By Tiffany Fox, (858) 246-0353, firstname.lastname@example.org
San Diego, Calif., Jan. 18, 2011 — For the members of CineGrid, who assembled recently at the University of California, San Diego, for their fifth annual conference, experimenting with “extreme” digital media has increasingly become a finely tuned balance of “3D in support of collaboration, and collaboration in support of 3D.”
“Interest in 3D is being driven by scientific visualization, by consumer electronics and by digital cinema,” remarked Laurin Herr, president of the co
CineGrid represents one of the first major research collaborations at the UC San Diego division of the California Institute for Telecommunications and Information Technology (Calit2). Headquartered in California, CineGrid is leveraging next-generation cyberinfrastructure to promote higher-resolution imagery, better sound as well as more secure and efficient distribution of digital media over photonic networks.
As 3D stereoscopic content begins to emerge as an industry focus for television and motion pictures, the stakes are high for the people working behind the scenes to make production and distribution more efficient while creating content that will be attractive for audiences.CineGrid presenter David Wertheimer, the CEO and executive director of the Entertainment Technology Center at the University of Southern California, reported at the conference that 25 percent of consumers are forecasted to buy a 3DTV in the next three years — a percentage that will certainly rise as the price of 3DTVs goes down (from an average of $2,500 today to an expected $600 in 2014).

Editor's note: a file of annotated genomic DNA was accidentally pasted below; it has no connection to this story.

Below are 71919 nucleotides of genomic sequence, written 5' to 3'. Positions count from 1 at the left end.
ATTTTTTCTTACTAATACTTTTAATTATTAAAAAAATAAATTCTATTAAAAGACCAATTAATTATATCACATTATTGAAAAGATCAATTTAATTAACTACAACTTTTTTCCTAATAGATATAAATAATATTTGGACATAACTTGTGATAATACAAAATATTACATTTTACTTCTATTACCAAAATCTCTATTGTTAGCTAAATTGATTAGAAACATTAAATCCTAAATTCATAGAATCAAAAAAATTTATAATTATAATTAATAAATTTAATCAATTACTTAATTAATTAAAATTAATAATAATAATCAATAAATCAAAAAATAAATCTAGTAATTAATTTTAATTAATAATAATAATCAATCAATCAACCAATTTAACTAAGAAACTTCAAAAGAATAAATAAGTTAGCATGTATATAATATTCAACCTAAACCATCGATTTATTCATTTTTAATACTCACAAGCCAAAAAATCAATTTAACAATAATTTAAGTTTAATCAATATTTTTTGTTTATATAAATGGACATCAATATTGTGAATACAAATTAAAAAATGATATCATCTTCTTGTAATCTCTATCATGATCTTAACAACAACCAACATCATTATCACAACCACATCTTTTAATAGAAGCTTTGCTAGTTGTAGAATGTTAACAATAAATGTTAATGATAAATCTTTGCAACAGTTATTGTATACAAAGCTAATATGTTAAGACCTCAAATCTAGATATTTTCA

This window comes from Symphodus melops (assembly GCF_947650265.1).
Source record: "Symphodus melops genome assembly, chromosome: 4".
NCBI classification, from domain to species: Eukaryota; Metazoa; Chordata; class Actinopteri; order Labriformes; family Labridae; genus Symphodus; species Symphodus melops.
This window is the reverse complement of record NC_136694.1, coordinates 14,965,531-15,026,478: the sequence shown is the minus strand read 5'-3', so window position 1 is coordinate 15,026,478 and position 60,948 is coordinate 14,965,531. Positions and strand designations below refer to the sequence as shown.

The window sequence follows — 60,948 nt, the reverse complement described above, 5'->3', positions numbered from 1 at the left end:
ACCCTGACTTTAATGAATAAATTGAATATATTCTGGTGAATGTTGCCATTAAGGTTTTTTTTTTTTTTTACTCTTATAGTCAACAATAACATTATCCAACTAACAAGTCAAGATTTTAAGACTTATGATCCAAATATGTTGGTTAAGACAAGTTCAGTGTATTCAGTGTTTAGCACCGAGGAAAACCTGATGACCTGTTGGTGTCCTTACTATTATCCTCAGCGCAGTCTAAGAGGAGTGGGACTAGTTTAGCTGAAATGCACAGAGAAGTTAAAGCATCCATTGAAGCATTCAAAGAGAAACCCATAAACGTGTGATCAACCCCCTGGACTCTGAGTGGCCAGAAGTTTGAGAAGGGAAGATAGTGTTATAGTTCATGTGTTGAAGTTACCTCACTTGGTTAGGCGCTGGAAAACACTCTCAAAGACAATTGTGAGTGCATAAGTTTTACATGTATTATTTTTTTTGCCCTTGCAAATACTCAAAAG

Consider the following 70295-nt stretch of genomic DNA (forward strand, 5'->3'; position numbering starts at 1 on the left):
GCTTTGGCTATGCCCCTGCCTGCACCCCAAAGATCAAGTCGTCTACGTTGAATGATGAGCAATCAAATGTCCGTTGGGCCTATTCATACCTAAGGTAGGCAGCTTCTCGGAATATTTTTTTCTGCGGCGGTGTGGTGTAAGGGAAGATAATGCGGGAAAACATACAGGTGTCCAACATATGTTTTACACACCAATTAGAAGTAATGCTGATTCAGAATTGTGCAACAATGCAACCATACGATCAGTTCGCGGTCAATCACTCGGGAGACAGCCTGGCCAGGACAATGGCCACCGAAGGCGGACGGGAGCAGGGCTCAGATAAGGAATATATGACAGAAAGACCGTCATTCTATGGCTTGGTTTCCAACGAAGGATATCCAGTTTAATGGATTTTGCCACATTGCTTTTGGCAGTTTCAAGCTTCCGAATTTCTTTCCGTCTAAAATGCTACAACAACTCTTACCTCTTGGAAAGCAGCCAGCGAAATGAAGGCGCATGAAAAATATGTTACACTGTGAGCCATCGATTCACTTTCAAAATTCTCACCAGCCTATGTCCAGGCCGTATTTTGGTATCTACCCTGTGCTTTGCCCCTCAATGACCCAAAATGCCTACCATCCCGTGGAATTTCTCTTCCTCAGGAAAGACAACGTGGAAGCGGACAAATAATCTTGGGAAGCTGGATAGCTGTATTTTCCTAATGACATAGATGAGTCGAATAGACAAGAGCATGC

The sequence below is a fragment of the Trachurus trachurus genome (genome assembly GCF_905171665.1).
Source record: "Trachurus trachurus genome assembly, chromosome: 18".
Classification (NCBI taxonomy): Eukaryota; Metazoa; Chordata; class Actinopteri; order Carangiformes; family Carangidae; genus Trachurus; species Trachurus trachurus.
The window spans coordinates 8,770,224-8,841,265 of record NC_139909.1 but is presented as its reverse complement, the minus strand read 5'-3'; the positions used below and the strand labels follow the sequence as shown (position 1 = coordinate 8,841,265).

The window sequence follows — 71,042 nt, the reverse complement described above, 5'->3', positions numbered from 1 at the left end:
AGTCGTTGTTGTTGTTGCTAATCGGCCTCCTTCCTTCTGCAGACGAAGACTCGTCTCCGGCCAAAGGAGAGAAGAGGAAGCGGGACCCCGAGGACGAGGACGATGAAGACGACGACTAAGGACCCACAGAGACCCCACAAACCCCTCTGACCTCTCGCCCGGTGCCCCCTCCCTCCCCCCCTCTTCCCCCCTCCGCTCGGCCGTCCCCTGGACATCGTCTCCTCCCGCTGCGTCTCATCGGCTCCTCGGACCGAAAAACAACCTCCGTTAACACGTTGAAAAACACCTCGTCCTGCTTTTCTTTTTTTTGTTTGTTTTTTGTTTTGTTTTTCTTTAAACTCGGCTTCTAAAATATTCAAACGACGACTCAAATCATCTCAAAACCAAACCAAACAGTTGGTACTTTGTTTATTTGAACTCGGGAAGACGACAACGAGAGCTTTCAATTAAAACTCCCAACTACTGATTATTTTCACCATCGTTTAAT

But that’s presuming the infrastructure for production and distribution can be improved to handle the growth of 3D stereo entertainment. Paul Hearty, vice president of the Technology Standards Office for Sony and a founding member of CineGrid, says that one “simple, brute force way” of looking at 3D cinema streaming is to think of it as requiring twice the number of pixels as standard 2D cinema — and when streamed, it requires twice as much bandwidth. Further, “it’s not only the amount of data that’s challenging," he noted, "it’s keeping both stereo feeds in exact sync."
As 3D collaboration becomes more prevalent in the academic world, it’s vitally important that potentially sensitive scientific data — such as a 3D brain scan being examined by two surgeons working remotely — be rendered with the utmost precision, and transmitted without compression artifacts. Such precision can require as much as two 10Gigabit/second network links.